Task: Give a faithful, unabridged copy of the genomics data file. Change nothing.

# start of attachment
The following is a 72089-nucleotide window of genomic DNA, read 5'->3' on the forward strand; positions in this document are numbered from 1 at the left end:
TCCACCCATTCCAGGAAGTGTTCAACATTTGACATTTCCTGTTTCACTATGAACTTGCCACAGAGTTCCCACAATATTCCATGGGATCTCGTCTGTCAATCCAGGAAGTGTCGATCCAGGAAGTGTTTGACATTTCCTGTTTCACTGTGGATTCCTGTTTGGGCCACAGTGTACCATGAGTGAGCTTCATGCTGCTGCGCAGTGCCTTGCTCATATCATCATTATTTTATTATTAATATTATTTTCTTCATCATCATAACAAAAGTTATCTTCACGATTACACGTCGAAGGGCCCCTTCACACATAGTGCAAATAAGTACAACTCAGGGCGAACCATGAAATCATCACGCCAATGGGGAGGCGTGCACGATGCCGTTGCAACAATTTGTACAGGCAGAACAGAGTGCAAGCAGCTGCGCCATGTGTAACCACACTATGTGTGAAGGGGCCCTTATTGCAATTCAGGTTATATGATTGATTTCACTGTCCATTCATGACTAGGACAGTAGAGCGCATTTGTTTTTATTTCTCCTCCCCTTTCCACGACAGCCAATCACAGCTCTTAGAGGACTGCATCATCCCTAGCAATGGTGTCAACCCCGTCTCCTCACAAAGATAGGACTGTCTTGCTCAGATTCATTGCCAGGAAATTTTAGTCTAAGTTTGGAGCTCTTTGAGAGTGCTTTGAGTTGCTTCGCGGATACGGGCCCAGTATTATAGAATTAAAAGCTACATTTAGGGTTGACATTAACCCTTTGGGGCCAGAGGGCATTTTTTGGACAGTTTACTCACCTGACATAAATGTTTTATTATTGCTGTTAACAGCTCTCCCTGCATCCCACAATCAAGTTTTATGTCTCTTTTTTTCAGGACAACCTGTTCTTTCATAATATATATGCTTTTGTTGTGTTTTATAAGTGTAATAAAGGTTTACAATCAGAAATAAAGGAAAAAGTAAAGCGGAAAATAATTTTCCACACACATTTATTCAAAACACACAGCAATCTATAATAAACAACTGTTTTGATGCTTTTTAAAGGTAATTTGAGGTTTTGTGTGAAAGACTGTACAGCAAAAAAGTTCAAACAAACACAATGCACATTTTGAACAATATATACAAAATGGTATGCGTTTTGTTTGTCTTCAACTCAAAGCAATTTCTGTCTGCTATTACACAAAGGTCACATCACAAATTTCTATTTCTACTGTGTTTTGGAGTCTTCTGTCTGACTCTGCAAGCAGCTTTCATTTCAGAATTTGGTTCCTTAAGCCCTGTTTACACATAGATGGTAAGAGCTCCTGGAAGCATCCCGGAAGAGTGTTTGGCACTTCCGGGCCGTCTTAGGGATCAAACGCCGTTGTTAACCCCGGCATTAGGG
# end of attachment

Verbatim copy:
The following is a 72089-nucleotide window of genomic DNA, read 5'->3' on the forward strand; positions in this document are numbered from 1 at the left end:
TCCACCCATTCCAGGAAGTGTTCAACATTTGACATTTCCTGTTTCACTATGAACTTGCCACAGAGTTCCCACAATATTCCATGGGATCTCGTCTGTCAATCCAGGAAGTGTCGATCCAGGAAGTGTTTGACATTTCCTGTTTCACTGTGGATTCCTGTTTGGGCCACAGTGTACCATGAGTGAGCTTCATGCTGCTGCGCAGTGCCTTGCTCATATCATCATTATTTTATTATTAATATTATTTTCTTCATCATCATAACAAAAGTTATCTTCACGATTACACGTCGAAGGGCCCCTTCACACATAGTGCAAATAAGTACAACTCAGGGCGAACCATGAAATCATCACGCCAATGGGGAGGCGTGCACGATGCCGTTGCAACAATTTGTACAGGCAGAACAGAGTGCAAGCAGCTGCGCCATGTGTAACCACACTATGTGTGAAGGGGCCCTTATTGCAATTCAGGTTATATGATTGATTTCACTGTCCATTCATGACTAGGACAGTAGAGCGCATTTGTTTTTATTTCTCCTCCCCTTTCCACGACAGCCAATCACAGCTCTTAGAGGACTGCATCATCCCTAGCAATGGTGTCAACCCCGTCTCCTCACAAAGATAGGACTGTCTTGCTCAGATTCATTGCCAGGAAATTTTAGTCTAAGTTTGGAGCTCTTTGAGAGTGCTTTGAGTTGCTTCGCGGATACGGGCCCAGTATTATAGAATTAAAAGCTACATTTAGGGTTGACATTAACCCTTTGGGGCCAGAGGGCATTTTTTGGACAGTTTACTCACCTGACATAAATGTTTTATTATTGCTGTTAACAGCTCTCCCTGCATCCCACAATCAAGTTTTATGTCTCTTTTTTTCAGGACAACCTGTTCTTTCATAATATATATGCTTTTGTTGTGTTTTATAAGTGTAATAAAGGTTTACAATCAGAAATAAAGGAAAAAGTAAAGCGGAAAATAATTTTCCACACACATTTATTCAAAACACACAGCAATCTATAATAAACAACTGTTTTGATGCTTTTTAAAGGTAATTTGAGGTTTTGTGTGAAAGACTGTACAGCAAAAAAGTTCAAACAAACACAATGCACATTTTGAACAATATATACAAAATGGTATGCGTTTTGTTTGTCTTCAACTCAAAGCAATTTCTGTCTGCTATTACACAAAGGTCACATCACAAATTTCTATTTCTACTGTGTTTTGGAGTCTTCTGTCTGACTCTGCAAGCAGCTTTCATTTCAGAATTTGGTTCCTTAAGCCCTGTTTACACATAGATGGTAAGAGCTCCTGGAAGCATCCCGGAAGAGTGTTTGGCACTTCCGGGCCGTCTTAGGGATCAAACGCCGTTGTTAACCCCGGCATTAGGG